PRIME Minister Kevin Rudd has thrown another big wad of cash on the table – this time for diabetics – in a bid to secure his federal hospital funding takeover.
Mr Rudd announced new spending of $436 million to pay GPs to take continuous responsibility for diabetics.
But the initiative brought mixed reactions from doctors’ groups and health academics.
Some lauded the policy as visionary and others complained they were not consulted. Under the plan, to begin in mid-2012, GPs would be paid “around $1200 a year on average” for every enrolled diabetic patient to cover the costs of day-to-day GP care and additional non-hospital services such as podiatry, dietitian services and physiotherapy.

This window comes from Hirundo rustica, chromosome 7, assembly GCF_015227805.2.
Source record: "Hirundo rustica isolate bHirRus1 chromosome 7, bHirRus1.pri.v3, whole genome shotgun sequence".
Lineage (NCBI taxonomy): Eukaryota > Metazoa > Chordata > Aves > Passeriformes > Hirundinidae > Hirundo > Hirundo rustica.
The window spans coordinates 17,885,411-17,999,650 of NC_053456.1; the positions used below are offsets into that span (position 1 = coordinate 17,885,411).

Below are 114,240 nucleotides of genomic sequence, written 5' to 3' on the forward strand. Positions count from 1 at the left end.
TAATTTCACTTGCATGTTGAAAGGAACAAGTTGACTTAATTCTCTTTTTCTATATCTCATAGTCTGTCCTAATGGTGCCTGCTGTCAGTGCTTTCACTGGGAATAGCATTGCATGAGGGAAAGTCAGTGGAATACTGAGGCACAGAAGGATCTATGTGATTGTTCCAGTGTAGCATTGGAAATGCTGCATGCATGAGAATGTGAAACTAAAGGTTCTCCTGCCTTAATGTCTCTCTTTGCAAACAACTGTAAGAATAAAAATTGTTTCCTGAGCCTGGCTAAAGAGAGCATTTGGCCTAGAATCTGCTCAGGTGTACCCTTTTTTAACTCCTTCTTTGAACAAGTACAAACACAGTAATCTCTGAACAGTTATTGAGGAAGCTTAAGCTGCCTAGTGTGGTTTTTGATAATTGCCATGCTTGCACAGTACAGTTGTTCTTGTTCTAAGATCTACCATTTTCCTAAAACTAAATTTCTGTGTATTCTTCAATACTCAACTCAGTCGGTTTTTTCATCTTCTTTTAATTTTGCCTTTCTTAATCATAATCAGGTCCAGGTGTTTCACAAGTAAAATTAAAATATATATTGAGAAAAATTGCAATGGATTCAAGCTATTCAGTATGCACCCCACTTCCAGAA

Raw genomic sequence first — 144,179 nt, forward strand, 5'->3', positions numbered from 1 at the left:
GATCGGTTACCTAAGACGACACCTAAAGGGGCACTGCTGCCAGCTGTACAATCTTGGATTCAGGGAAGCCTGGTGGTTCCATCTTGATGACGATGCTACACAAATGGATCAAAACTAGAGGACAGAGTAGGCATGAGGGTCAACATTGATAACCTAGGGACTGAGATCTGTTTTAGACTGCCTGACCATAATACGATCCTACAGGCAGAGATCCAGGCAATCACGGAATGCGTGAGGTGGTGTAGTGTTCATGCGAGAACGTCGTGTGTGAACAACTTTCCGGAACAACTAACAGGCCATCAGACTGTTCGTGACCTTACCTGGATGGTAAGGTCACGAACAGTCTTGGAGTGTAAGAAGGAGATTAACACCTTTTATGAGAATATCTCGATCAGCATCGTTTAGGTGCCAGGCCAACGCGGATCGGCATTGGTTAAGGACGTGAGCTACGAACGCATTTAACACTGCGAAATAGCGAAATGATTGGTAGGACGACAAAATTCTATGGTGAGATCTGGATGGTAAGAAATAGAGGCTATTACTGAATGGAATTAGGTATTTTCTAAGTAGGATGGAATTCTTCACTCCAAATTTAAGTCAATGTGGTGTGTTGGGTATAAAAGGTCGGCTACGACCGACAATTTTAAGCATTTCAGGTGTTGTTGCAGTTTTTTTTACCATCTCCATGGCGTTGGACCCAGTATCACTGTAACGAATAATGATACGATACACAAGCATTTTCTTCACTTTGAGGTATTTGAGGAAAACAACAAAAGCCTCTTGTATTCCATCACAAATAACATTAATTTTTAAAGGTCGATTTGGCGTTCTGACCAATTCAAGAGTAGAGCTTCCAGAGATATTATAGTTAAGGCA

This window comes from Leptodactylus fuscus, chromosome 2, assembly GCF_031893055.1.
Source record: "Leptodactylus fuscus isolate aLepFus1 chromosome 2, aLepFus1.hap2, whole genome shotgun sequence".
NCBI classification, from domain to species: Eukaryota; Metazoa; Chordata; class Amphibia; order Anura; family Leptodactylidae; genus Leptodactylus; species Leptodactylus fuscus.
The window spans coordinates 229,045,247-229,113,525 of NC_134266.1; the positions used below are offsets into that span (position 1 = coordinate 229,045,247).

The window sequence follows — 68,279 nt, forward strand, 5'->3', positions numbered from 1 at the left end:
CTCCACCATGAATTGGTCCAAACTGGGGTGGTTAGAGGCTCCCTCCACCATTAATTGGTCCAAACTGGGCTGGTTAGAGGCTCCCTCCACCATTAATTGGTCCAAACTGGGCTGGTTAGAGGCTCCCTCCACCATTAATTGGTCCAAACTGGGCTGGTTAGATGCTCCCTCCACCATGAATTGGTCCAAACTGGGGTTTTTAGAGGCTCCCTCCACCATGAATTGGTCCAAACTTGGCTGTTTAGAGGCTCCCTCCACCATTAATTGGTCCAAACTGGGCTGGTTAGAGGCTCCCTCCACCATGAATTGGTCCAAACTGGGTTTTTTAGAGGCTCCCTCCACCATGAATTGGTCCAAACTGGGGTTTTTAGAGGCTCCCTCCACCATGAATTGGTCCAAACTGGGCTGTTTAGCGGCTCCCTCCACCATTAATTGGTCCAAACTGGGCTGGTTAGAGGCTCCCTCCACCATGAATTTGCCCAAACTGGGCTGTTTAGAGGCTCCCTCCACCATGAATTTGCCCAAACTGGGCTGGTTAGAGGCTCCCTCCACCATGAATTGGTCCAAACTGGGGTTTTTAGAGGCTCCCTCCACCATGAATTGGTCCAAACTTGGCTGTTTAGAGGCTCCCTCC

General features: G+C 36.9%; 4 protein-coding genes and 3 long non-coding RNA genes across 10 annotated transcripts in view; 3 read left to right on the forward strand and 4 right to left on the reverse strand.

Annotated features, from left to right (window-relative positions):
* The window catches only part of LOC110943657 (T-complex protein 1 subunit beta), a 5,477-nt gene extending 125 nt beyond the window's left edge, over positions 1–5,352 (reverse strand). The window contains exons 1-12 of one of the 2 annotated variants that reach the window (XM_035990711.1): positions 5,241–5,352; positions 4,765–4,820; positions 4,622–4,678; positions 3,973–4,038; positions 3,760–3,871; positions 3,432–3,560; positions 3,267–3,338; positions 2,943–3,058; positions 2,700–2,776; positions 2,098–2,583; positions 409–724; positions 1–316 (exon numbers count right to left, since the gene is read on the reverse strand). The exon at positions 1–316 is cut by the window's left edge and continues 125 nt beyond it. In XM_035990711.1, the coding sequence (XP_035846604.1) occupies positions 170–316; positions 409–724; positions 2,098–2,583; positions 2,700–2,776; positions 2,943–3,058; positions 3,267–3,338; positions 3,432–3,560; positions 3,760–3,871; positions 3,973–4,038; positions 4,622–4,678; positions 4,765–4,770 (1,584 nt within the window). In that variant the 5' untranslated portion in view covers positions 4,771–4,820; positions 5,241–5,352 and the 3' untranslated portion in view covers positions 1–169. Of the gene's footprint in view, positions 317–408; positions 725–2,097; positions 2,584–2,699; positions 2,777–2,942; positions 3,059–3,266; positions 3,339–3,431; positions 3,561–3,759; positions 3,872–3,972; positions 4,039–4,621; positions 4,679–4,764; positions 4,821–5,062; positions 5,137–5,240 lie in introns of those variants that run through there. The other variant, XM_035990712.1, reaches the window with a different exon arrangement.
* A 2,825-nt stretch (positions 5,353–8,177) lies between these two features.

The payments would be made to the GP instead of Medicare payments and would only cost the patient if the doctor charges above the scheduled fee. GPs also will be eligible for additional incentive payments of up to $10,800 a year to register with the program and enrol patients.
Health complications associated with diabetes account for fully one third of all hospital admissions.
Only weeks ago, Mr Rudd announced $632 million in funding to address medical workforce shortages and train more doctors.
Royal Australian College of General Practitioners president, Chris Mitchell said it “will be pleased to work on a revised proposal with the Government to support the delivery of care that we know our patients need”.
The AMA also complained about not being consulted.
But Australian Primary Health Care Institute Director Robert Wells welcomed the policy. “I applaud the Prime Minister and the Minister for Health for demonstrating that the Government is serious about informing its policies with evidence,” Mr Wells said.